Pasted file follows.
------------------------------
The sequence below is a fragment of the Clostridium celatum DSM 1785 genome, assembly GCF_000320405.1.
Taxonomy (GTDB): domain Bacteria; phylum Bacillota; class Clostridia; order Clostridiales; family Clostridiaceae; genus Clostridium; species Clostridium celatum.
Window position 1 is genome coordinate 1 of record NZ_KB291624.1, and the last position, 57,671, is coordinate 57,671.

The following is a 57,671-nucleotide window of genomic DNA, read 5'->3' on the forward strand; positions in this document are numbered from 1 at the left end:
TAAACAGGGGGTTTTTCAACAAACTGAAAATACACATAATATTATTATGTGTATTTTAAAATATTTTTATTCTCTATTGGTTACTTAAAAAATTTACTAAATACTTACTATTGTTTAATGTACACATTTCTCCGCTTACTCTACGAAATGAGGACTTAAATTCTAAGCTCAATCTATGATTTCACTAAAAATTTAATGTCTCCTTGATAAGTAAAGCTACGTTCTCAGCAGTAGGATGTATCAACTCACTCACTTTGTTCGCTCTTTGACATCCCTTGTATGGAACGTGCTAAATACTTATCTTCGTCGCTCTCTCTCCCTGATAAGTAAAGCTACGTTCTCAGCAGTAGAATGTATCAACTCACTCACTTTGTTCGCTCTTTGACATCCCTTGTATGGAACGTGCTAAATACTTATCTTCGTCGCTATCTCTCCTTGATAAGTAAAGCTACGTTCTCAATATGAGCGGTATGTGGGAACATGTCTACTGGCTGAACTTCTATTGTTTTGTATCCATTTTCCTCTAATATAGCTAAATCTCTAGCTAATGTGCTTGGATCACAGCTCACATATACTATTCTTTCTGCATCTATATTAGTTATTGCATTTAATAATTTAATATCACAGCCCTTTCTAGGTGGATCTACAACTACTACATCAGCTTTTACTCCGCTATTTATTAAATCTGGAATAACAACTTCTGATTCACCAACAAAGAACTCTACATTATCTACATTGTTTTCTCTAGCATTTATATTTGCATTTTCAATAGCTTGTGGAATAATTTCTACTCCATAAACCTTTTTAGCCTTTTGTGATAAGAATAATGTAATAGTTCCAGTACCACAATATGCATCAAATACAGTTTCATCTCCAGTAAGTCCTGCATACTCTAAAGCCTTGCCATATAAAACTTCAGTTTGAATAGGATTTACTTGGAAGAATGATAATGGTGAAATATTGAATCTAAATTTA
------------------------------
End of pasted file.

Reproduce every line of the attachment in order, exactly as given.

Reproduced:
The sequence below is a fragment of the Clostridium celatum DSM 1785 genome, assembly GCF_000320405.1.
Taxonomy (GTDB): domain Bacteria; phylum Bacillota; class Clostridia; order Clostridiales; family Clostridiaceae; genus Clostridium; species Clostridium celatum.
Window position 1 is genome coordinate 1 of record NZ_KB291624.1, and the last position, 57,671, is coordinate 57,671.

The following is a 57,671-nucleotide window of genomic DNA, read 5'->3' on the forward strand; positions in this document are numbered from 1 at the left end:
TAAACAGGGGGTTTTTCAACAAACTGAAAATACACATAATATTATTATGTGTATTTTAAAATATTTTTATTCTCTATTGGTTACTTAAAAAATTTACTAAATACTTACTATTGTTTAATGTACACATTTCTCCGCTTACTCTACGAAATGAGGACTTAAATTCTAAGCTCAATCTATGATTTCACTAAAAATTTAATGTCTCCTTGATAAGTAAAGCTACGTTCTCAGCAGTAGGATGTATCAACTCACTCACTTTGTTCGCTCTTTGACATCCCTTGTATGGAACGTGCTAAATACTTATCTTCGTCGCTCTCTCTCCCTGATAAGTAAAGCTACGTTCTCAGCAGTAGAATGTATCAACTCACTCACTTTGTTCGCTCTTTGACATCCCTTGTATGGAACGTGCTAAATACTTATCTTCGTCGCTATCTCTCCTTGATAAGTAAAGCTACGTTCTCAATATGAGCGGTATGTGGGAACATGTCTACTGGCTGAACTTCTATTGTTTTGTATCCATTTTCCTCTAATATAGCTAAATCTCTAGCTAATGTGCTTGGATCACAGCTCACATATACTATTCTTTCTGCATCTATATTAGTTATTGCATTTAATAATTTAATATCACAGCCCTTTCTAGGTGGATCTACAACTACTACATCAGCTTTTACTCCGCTATTTATTAAATCTGGAATAACAACTTCTGATTCACCAACAAAGAACTCTACATTATCTACATTGTTTTCTCTAGCATTTATATTTGCATTTTCAATAGCTTGTGGAATAATTTCTACTCCATAAACCTTTTTAGCCTTTTGTGATAAGAATAATGTAATAGTTCCAGTACCACAATATGCATCAAATACAGTTTCATCTCCAGTAAGTCCTGCATACTCTAAAGCCTTGCCATATAAAACTTCAGTTTGAATAGGATTTACTTGGAAGAATGATAATGGTGAAATATTGAATCTAAATTTA